Wednesday, September 5, 2012

What's a $4,000 suit worth?

I am occasionally contacted about my services as a bespoke tailor and I have to try to explain that, while it is something I very much enjoy doing, I only do it for the fun of it, and not as a business. Why? You just can't make decent money doing it.


The NY times ran a short piece about tailoring and economies of scale.


Which is a better explanation of why the RTW industry is my bread and butter, and why the only time I take on a new commission is because there's something I really want to make- purely for the pleasure of doing it, and not for the money.

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9 comments:

s. said...

that's an interesting article mr d, thank you. the comments are worth reading through, if only for an insight into the thoughts towards bespoke clothing, amongst other things.

Lynne Williams said...

Thanks for bringing this article to my attention. As a custom dressmaker I run into the same issues of course and appreciate someone attempting to educate others on the economics of the art form. Will share the article on my blog as well:)

Always enjoy seeing your work as well.
www.sewingcafewithlynne.blogspot.com

Philip Edwards said...

This article made me sad. I have recently gotten into pattern-making and let's call it Tailoring (sewing) - strictly for the personal satisfaction. I love it and the many rag-trade friends I have (or have known) who worshipped at the altar of beautifully made clothes.
I guess the art of the tailor will go the way of other needlecrafts which have been replaced by mechanized reproductions (I am thinking of embroiderers, lace-makers, drawn-threadwork makers etc.) - left to a few who have enormous passion - enough to keep them going even when there isn't a buck to be made.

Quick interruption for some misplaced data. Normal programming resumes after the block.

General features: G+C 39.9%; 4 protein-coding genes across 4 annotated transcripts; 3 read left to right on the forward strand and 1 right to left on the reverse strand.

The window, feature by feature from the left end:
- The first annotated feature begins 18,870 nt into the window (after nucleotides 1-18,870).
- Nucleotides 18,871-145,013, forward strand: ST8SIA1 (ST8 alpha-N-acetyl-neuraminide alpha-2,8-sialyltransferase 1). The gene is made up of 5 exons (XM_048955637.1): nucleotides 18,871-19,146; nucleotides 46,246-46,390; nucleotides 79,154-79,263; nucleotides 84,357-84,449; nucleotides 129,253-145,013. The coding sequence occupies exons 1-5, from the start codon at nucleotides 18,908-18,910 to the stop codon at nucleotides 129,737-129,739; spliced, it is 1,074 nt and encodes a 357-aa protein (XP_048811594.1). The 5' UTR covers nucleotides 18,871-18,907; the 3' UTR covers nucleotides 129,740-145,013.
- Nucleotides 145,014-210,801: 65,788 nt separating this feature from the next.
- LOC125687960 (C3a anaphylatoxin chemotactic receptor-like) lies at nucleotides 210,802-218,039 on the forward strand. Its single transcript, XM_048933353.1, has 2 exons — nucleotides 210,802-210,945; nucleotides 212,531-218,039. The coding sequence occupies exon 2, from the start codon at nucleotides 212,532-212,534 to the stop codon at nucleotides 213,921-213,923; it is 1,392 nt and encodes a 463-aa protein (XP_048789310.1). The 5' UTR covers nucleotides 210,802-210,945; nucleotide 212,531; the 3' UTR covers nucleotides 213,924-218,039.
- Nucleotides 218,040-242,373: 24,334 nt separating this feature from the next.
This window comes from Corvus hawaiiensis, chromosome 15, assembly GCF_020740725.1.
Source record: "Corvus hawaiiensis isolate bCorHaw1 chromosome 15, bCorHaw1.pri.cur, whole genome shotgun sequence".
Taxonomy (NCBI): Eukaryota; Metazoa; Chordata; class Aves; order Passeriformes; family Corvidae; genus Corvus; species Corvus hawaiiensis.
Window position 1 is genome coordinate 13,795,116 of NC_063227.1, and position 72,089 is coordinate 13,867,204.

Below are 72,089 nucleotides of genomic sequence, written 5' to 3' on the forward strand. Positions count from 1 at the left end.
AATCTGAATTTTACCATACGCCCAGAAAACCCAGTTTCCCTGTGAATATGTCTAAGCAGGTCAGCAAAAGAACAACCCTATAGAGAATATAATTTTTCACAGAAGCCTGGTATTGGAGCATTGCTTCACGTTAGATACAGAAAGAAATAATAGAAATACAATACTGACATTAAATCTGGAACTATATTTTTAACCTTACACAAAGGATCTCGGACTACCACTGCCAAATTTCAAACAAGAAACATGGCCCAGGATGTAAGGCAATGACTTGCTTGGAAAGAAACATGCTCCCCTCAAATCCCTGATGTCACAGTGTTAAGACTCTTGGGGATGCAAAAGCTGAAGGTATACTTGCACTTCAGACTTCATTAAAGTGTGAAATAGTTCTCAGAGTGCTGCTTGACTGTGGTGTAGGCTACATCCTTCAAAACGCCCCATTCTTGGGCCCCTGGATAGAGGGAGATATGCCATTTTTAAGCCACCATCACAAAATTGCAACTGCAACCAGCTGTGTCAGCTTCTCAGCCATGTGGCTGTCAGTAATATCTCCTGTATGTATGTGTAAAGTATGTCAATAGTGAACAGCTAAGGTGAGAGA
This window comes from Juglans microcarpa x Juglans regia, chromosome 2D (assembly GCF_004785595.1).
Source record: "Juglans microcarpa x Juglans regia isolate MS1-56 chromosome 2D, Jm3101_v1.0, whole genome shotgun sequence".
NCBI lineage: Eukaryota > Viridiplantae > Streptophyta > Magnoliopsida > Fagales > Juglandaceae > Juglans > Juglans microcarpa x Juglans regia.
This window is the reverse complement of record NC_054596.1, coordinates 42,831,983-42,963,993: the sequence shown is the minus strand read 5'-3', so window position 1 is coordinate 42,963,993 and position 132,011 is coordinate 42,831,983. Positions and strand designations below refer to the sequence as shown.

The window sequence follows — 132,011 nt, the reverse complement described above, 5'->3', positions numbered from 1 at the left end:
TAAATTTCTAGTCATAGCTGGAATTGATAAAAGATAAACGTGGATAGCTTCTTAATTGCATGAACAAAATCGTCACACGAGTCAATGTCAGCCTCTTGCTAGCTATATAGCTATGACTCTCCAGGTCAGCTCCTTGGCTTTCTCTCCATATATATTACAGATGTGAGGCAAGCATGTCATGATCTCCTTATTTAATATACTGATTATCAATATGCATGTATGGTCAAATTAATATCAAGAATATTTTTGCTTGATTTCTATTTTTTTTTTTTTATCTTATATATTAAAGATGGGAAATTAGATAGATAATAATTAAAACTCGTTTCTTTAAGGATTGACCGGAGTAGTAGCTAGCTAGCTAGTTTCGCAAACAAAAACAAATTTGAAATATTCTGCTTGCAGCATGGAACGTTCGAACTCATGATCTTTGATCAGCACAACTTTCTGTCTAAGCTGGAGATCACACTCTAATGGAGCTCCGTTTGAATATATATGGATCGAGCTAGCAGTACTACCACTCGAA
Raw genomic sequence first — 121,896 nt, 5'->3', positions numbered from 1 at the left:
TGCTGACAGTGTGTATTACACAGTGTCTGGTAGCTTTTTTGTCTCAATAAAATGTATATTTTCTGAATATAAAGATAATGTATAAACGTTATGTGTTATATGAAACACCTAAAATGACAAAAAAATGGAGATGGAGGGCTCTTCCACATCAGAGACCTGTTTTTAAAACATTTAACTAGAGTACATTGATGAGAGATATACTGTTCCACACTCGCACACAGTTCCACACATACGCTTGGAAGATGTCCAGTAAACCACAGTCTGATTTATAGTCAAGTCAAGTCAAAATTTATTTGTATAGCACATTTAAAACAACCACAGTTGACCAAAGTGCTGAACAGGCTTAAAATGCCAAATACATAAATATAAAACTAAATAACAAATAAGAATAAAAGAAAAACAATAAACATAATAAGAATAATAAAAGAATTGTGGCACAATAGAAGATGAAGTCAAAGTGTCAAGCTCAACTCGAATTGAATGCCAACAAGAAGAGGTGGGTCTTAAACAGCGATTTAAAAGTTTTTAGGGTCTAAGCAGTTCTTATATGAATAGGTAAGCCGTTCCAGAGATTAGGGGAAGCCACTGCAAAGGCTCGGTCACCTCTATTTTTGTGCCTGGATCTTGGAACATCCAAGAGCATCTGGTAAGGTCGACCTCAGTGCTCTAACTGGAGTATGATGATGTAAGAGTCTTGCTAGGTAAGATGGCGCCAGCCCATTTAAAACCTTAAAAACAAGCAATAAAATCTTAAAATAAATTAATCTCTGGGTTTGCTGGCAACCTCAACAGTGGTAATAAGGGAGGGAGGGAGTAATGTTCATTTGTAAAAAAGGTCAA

poppykettle said...

There's a thread on this NYT article over at the Artisan's Square Forum - some very interesting commentary on it as well.

Anonymous said...

Jeffery, there is in NY Times a comment from "miaw". He writes:

".....I remember once in New Delhi, my local contact took me to a place, where not only did they have the kind of fabric I've never seen in the US, but where they measured me and made me a suit in a little more than an hour by hand. The store was run by a large extended family and about half a dozen made my suit, popping out every few minutes to check the fit. The whole thing cost about Rs. 2500 or about $80 at the time. And it's still the best suit I ever got......"

I am curious: Will it be possible for the mentioned number of skilled craftsmen to make a top class suit in this way? If they are 6-7 people the working time would be about 8-10 hours.

I am skeptical!

Franck

Madalynne said...

I think it's sad that we've come to this place in the industry but it is very true. I usually undertake 3 major projects a year, just for the fun of it, and not as a means of money because it's not something you can live off of.

Anmin said...

thanks for sharing this article, i translate it in short and simple words: forget bespoke, buy a ready made and find a good tailor to do the alternation.

Terri said...

Interesting article. I was standing at my cutting table last week and thinking about how much I was enjoying what I was working on- some ballet tailsuits, a custom shirt and a suit for a client who cannot buy off the rack. I decided that although I could bash things out or figure out faster and cheaper methods to accomplish the end result, I would be missing out on the process, and that is what I enjoy. I suppose one has to get to a point in life where you have the financial freedom to pick and choose doing this.
That being said, I too limit commissions, mostly because it is a lot of hassle, and I can't offer clients cut rates. But sometimes I too take things on because I sense a challenge, or it is interesting to me in some way.
The sad part is the loss of that collective knowledge.

Eugene Freedman said...

Don't the majority of tailors (cutters) outsource some of the work? A trouser maker who takes the cut fabric and sews it up and a jacket maker who constructs the chest piece and jacket. Maybe a third as a finisher who does the finishing touches like button holes, pockets, and linings? Those tailors rather than cutters get a piece rate, but it allows the cutter to take on more clients that would be possible doing all of the work personally. Granted many areas of the US especially don't have the skilled tradesmen to make jackets, trousers, and finish up to the standards required, but NYC probably does.

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